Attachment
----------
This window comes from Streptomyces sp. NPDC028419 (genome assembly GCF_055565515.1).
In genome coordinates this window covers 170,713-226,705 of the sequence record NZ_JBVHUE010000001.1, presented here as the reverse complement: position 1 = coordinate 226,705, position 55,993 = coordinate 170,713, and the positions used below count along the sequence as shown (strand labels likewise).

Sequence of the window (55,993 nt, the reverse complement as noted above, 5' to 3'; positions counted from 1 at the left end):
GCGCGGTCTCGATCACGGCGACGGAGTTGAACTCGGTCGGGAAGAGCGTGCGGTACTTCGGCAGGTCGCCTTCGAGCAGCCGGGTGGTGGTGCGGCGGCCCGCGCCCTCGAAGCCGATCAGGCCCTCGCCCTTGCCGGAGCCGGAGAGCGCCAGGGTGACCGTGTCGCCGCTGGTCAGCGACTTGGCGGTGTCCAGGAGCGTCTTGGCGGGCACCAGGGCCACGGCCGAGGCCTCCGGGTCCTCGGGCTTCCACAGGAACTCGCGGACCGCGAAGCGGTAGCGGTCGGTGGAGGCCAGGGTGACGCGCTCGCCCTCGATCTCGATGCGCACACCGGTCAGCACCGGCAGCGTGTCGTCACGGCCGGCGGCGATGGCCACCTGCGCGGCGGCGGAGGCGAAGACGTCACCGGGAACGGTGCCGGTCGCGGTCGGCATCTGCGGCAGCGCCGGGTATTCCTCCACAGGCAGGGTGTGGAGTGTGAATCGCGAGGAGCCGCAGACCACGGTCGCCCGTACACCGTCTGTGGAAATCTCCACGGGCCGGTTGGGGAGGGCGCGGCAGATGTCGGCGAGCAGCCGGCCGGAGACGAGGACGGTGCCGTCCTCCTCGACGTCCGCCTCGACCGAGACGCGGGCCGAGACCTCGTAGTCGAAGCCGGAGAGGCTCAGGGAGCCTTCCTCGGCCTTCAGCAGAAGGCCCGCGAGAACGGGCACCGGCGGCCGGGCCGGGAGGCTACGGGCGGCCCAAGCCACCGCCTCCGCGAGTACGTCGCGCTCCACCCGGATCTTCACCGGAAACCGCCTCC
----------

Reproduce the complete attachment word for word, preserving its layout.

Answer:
This window comes from Streptomyces sp. NPDC028419 (genome assembly GCF_055565515.1).
In genome coordinates this window covers 170,713-226,705 of the sequence record NZ_JBVHUE010000001.1, presented here as the reverse complement: position 1 = coordinate 226,705, position 55,993 = coordinate 170,713, and the positions used below count along the sequence as shown (strand labels likewise).

Sequence of the window (55,993 nt, the reverse complement as noted above, 5' to 3'; positions counted from 1 at the left end):
GCGCGGTCTCGATCACGGCGACGGAGTTGAACTCGGTCGGGAAGAGCGTGCGGTACTTCGGCAGGTCGCCTTCGAGCAGCCGGGTGGTGGTGCGGCGGCCCGCGCCCTCGAAGCCGATCAGGCCCTCGCCCTTGCCGGAGCCGGAGAGCGCCAGGGTGACCGTGTCGCCGCTGGTCAGCGACTTGGCGGTGTCCAGGAGCGTCTTGGCGGGCACCAGGGCCACGGCCGAGGCCTCCGGGTCCTCGGGCTTCCACAGGAACTCGCGGACCGCGAAGCGGTAGCGGTCGGTGGAGGCCAGGGTGACGCGCTCGCCCTCGATCTCGATGCGCACACCGGTCAGCACCGGCAGCGTGTCGTCACGGCCGGCGGCGATGGCCACCTGCGCGGCGGCGGAGGCGAAGACGTCACCGGGAACGGTGCCGGTCGCGGTCGGCATCTGCGGCAGCGCCGGGTATTCCTCCACAGGCAGGGTGTGGAGTGTGAATCGCGAGGAGCCGCAGACCACGGTCGCCCGTACACCGTCTGTGGAAATCTCCACGGGCCGGTTGGGGAGGGCGCGGCAGATGTCGGCGAGCAGCCGGCCGGAGACGAGGACGGTGCCGTCCTCCTCGACGTCCGCCTCGACCGAGACGCGGGCCGAGACCTCGTAGTCGAAGCCGGAGAGGCTCAGGGAGCCTTCCTCGGCCTTCAGCAGAAGGCCCGCGAGAACGGGCACCGGCGGCCGGGCCGGGAGGCTACGGGCGGCCCAAGCCACCGCCTCCGCGAGTACGTCGCGCTCCACCCGGATCTTCACCGGAAACCGCCTCC